Vertically aligned carbon nanotubes (VA CNTs) were fabricated as an ultrafiltration membrane by a simple polyurethane reinforcing procedure. Pure water permeation properties were investigated using the membrane. During the membrane operation, pure water permeate fluxes were achieved at various transmembrane pressures (TMPs), linear velocities, and feed water temperatures. In comparison to the dependence of the permeate water flux on the three membrane operating parameters, the VA CNT membrane showed less sensitivity with increasing linear velocity and feed water temperature, likely due to the superfast water transport property of carbon nanotubes. This property of the VA CNT membrane can provide an advantage in terms of energy consumption when operated under mild operating conditions such as low linear velocities and low water temperatures. The optimal operating condition of the VA CNT membrane was calculated by dividing the permeate water flux by the energy consumption. An operating condition of 1 bar of TMP, 5 cm/s of linear velocity, and 30°C of water temperature was optimal in terms of energy consumption, if no heating control of water was used. This study quantitatively provides the detailed membrane operation results under diverse operating conditions. It also provides useful engineering data of the VA CNT membrane operation for the first time.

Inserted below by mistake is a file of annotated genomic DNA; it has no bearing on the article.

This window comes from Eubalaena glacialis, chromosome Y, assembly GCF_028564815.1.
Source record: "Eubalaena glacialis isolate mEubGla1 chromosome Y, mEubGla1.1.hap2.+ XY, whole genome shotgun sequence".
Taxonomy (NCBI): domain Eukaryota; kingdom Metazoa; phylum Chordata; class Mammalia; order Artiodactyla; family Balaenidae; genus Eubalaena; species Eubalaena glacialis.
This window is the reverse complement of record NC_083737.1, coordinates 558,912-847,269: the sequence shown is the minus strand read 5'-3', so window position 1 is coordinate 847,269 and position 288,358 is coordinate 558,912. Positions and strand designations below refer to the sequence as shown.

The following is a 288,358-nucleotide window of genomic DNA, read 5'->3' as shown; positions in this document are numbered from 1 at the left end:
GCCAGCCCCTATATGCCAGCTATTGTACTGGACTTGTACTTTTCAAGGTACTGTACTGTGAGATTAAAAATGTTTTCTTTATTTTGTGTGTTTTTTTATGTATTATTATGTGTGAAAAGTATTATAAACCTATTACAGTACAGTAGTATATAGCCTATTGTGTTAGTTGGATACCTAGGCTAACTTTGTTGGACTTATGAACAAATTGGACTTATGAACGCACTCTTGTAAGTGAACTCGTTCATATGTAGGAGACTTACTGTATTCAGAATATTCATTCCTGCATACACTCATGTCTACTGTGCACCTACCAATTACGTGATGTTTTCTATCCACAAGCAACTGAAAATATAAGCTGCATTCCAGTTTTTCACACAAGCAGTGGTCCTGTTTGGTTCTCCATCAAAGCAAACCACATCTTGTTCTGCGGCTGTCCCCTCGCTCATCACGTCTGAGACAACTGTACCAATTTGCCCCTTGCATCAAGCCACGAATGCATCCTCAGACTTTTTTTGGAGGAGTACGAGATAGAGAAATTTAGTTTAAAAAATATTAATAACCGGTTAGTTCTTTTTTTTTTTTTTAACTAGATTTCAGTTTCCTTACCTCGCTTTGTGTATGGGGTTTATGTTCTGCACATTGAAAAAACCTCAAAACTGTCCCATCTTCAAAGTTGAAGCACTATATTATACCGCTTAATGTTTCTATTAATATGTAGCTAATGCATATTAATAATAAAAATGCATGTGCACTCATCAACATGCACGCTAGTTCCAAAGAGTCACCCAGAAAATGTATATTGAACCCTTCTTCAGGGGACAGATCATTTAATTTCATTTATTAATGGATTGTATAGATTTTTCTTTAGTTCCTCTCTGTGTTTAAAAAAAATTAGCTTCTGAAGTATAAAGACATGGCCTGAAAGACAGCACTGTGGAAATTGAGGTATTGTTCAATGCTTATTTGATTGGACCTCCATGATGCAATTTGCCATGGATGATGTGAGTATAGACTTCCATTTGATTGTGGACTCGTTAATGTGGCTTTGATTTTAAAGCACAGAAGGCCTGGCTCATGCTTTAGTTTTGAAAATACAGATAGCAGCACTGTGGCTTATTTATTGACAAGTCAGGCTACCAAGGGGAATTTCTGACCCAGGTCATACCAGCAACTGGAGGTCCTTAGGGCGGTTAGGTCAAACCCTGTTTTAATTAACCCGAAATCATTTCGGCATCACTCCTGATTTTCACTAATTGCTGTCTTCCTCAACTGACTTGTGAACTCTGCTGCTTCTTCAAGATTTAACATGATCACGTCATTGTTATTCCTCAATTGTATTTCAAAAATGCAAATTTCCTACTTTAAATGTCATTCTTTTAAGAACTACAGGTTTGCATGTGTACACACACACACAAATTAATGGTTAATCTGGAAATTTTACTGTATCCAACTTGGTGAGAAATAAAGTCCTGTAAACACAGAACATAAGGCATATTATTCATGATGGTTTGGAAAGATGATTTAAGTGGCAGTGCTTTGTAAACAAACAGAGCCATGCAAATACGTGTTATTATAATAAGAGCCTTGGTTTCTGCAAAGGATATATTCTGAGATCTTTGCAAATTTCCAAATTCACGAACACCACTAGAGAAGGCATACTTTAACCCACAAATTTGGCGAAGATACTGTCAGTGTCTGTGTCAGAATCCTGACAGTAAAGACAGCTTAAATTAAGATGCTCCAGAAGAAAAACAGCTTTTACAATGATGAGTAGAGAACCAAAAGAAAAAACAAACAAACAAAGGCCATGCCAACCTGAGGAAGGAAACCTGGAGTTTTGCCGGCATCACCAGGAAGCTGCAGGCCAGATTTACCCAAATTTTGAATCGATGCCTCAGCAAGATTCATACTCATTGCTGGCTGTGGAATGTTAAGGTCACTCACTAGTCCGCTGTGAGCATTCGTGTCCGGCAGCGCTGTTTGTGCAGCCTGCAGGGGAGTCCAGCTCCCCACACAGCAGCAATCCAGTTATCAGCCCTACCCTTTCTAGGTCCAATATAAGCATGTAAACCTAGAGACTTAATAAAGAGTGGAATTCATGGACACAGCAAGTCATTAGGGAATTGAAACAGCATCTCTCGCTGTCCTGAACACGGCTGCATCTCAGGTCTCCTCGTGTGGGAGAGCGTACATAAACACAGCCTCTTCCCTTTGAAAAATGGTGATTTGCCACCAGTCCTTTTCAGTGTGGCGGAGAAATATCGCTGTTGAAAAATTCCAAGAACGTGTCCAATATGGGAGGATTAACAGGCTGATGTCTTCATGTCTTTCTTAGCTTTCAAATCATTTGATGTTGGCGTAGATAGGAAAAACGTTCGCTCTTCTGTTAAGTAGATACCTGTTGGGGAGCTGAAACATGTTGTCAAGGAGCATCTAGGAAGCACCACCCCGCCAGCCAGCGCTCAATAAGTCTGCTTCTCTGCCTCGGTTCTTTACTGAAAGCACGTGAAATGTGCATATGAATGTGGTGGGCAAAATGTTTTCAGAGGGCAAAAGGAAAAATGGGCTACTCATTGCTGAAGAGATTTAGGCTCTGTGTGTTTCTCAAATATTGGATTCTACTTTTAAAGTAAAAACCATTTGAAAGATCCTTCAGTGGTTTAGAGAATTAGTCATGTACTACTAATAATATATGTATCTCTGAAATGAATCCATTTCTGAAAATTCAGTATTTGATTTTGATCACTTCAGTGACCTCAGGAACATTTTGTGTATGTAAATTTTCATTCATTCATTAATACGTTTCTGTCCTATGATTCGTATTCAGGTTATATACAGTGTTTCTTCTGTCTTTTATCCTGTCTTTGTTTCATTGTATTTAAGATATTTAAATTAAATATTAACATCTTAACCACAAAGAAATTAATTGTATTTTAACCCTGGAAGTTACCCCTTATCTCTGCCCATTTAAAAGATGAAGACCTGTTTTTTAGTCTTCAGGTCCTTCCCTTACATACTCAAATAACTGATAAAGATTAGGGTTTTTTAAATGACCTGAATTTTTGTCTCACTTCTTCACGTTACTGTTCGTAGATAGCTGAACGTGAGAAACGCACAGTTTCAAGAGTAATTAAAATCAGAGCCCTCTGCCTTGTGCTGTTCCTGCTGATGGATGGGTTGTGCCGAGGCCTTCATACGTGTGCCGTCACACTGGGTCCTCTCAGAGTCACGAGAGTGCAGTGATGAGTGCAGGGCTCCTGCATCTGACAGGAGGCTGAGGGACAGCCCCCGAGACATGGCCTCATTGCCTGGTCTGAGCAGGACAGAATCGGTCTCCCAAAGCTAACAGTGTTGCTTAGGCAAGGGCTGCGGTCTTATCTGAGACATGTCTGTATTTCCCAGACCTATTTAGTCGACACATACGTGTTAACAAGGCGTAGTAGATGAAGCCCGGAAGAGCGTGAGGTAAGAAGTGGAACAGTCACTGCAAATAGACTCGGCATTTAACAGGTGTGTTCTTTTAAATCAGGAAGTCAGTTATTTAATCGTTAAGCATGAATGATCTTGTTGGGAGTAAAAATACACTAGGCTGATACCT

- Carbon nanotube
- Vertically aligned carbon nanotube
ASJC Scopus subject areas
- Water Science and Technology
- Ocean Engineering